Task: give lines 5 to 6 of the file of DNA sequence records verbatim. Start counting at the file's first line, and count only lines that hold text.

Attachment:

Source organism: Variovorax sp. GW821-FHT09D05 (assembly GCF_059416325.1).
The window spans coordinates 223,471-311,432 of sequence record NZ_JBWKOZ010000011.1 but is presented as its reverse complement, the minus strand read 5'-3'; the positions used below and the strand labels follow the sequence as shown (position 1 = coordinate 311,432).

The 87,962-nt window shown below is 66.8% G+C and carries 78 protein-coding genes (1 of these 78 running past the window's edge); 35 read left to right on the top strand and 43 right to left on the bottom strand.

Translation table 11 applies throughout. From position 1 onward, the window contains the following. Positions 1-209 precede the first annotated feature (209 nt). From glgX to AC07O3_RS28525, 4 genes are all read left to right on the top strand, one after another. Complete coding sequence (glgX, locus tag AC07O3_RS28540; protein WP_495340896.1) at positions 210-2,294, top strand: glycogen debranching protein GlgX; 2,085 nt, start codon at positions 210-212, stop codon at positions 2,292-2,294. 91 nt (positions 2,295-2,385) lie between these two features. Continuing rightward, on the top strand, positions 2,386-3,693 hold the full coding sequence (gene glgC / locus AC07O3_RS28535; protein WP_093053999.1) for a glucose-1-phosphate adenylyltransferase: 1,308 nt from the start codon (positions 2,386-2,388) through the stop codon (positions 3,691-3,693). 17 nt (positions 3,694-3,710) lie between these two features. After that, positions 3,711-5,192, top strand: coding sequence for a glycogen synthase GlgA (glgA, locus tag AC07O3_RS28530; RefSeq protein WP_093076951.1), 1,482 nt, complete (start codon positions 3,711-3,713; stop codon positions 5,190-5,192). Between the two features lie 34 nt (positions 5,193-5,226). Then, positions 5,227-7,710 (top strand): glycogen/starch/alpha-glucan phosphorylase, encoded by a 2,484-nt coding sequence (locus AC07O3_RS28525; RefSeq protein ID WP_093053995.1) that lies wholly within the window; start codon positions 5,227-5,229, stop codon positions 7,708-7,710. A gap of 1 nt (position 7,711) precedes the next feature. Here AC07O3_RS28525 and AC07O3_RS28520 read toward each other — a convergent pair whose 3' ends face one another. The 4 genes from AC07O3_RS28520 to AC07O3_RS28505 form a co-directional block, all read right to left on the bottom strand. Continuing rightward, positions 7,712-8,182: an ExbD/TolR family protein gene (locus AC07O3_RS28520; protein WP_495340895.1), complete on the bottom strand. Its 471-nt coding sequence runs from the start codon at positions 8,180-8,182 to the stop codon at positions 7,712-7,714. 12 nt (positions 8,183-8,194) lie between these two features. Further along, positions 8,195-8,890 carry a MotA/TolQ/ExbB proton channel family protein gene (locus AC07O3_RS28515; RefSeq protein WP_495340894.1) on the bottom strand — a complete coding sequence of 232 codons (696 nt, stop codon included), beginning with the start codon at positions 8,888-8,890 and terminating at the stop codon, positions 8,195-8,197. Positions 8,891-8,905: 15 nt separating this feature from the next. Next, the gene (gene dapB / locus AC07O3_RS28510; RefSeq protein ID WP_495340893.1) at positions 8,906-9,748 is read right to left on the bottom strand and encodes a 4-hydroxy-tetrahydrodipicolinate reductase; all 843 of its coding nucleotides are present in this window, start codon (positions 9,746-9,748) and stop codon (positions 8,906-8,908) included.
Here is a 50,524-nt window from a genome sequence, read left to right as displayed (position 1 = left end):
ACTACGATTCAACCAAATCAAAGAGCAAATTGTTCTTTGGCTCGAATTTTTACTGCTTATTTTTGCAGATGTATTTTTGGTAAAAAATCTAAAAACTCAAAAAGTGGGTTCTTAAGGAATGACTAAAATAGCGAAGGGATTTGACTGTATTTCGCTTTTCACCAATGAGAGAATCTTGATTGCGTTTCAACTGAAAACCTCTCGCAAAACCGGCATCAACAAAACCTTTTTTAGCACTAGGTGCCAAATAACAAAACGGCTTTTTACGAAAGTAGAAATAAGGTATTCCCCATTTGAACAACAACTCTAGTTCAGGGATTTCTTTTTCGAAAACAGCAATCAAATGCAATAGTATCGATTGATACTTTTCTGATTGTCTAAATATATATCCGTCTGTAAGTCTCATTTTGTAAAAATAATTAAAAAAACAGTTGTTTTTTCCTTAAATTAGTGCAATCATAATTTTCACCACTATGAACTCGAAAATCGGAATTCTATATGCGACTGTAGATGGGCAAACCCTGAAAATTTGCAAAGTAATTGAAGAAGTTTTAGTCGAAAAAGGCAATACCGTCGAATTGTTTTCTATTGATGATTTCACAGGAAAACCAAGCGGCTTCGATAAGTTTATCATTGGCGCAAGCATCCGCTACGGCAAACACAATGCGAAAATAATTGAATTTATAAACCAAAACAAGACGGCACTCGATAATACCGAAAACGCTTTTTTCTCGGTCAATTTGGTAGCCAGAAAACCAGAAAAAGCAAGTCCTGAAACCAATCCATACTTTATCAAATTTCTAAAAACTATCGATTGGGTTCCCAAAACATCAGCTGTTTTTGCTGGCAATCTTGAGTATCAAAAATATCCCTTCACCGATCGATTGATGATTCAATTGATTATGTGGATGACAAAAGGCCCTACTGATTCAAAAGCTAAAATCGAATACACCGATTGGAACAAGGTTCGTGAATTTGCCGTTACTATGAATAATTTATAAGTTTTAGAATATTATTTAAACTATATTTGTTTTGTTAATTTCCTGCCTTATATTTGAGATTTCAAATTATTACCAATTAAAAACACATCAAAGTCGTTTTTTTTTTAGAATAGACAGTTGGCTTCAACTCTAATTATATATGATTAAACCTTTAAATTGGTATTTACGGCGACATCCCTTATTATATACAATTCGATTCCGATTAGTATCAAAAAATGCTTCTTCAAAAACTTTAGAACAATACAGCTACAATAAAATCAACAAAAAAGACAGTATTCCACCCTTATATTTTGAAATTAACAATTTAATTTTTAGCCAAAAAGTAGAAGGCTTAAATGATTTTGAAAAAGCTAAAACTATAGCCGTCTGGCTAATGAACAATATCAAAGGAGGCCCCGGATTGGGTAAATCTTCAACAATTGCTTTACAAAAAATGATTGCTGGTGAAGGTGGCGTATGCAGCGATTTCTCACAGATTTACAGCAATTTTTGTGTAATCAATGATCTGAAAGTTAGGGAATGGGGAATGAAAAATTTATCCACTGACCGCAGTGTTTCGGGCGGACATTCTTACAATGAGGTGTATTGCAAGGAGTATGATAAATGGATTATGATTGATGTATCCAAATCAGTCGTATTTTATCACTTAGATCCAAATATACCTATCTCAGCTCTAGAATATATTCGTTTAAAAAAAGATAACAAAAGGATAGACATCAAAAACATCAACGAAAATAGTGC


Here is a 50,524-nt window from a genome sequence, read left to right as displayed (position 1 = left end):
ACTACGATTCAACCAAATCAAAGAGCAAATTGTTCTTTGGCTCGAATTTTTACTGCTTATTTTTGCAGATGTATTTTTGGTAAAAAATCTAAAAACTCAAAAAGTGGGTTCTTAAGGAATGACTAAAATAGCGAAGGGATTTGACTGTATTTCGCTTTTCACCAATGAGAGAATCTTGATTGCGTTTCAACTGAAAACCTCTCGCAAAACCGGCATCAACAAAACCTTTTTTAGCACTAGGTGCCAAATAACAAAACGGCTTTTTACGAAAGTAGAAATAAGGTATTCCCCATTTGAACAACAACTCTAGTTCAGGGATTTCTTTTTCGAAAACAGCAATCAAATGCAATAGTATCGATTGATACTTTTCTGATTGTCTAAATATATATCCGTCTGTAAGTCTCATTTTGTAAAAATAATTAAAAAAACAGTTGTTTTTTCCTTAAATTAGTGCAATCATAATTTTCACCACTATGAACTCGAAAATCGGAATTCTATATGCGACTGTAGATGGGCAAACCCTGAAAATTTGCAAAGTAATTGAAGAAGTTTTAGTCGAAAAAGGCAATACCGTCGAATTGTTTTCTATTGATGATTTCACAGGAAAACCAAGCGGCTTCGATAAGTTTATCATTGGCGCAAGCATCCGCTACGGCAAACACAATGCGAAAATAATTGAATTTATAAACCAAAACAAGACGGCACTCGATAATACCGAAAACGCTTTTTTCTCGGTCAATTTGGTAGCCAGAAAACCAGAAAAAGCAAGTCCTGAAACCAATCCATACTTTATCAAATTTCTAAAAACTATCGATTGGGTTCCCAAAACATCAGCTGTTTTTGCTGGCAATCTTGAGTATCAAAAATATCCCTTCACCGATCGATTGATGATTCAATTGATTATGTGGATGACAAAAGGCCCTACTGATTCAAAAGCTAAAATCGAATACACCGATTGGAACAAGGTTCGTGAATTTGCCGTTACTATGAATAATTTATAAGTTTTAGAATATTATTTAAACTATATTTGTTTTGTTAATTTCCTGCCTTATATTTGAGATTTCAAATTATTACCAATTAAAAACACATCAAAGTCGTTTTTTTTTTAGAATAGACAGTTGGCTTCAACTCTAATTATATATGATTAAACCTTTAAATTGGTATTTACGGCGACATCCCTTATTATATACAATTCGATTCCGATTAGTATCAAAAAATGCTTCTTCAAAAACTTTAGAACAATACAGCTACAATAAAATCAACAAAAAAGACAGTATTCCACCCTTATATTTTGAAATTAACAATTTAATTTTTAGCCAAAAAGTAGAAGGCTTAAATGATTTTGAAAAAGCTAAAACTATAGCCGTCTGGCTAATGAACAATATCAAAGGAGGCCCCGGATTGGGTAAATCTTCAACAATTGCTTTACAAAAAATGATTGCTGGTGAAGGTGGCGTATGCAGCGATTTCTCACAGATTTACAGCAATTTTTGTGTAATCAATGATCTGAAAGTTAGGGAATGGGGAATGAAAAATTTATCCACTGACCGCAGTGTTTCGGGCGGACATTCTTACAATGAGGTGTATTGCAAGGAGTATGATAAATGGATTATGATTGATGTATCCAAATCAGTCGTATTTTATCACTTAGATCCAAATATACCTATCTCAGCTCTAGAATATATTCGTTTAAAAAAAGATAACAAAAGGATAGACATCAAAAACATCAACGAAAATAGTGC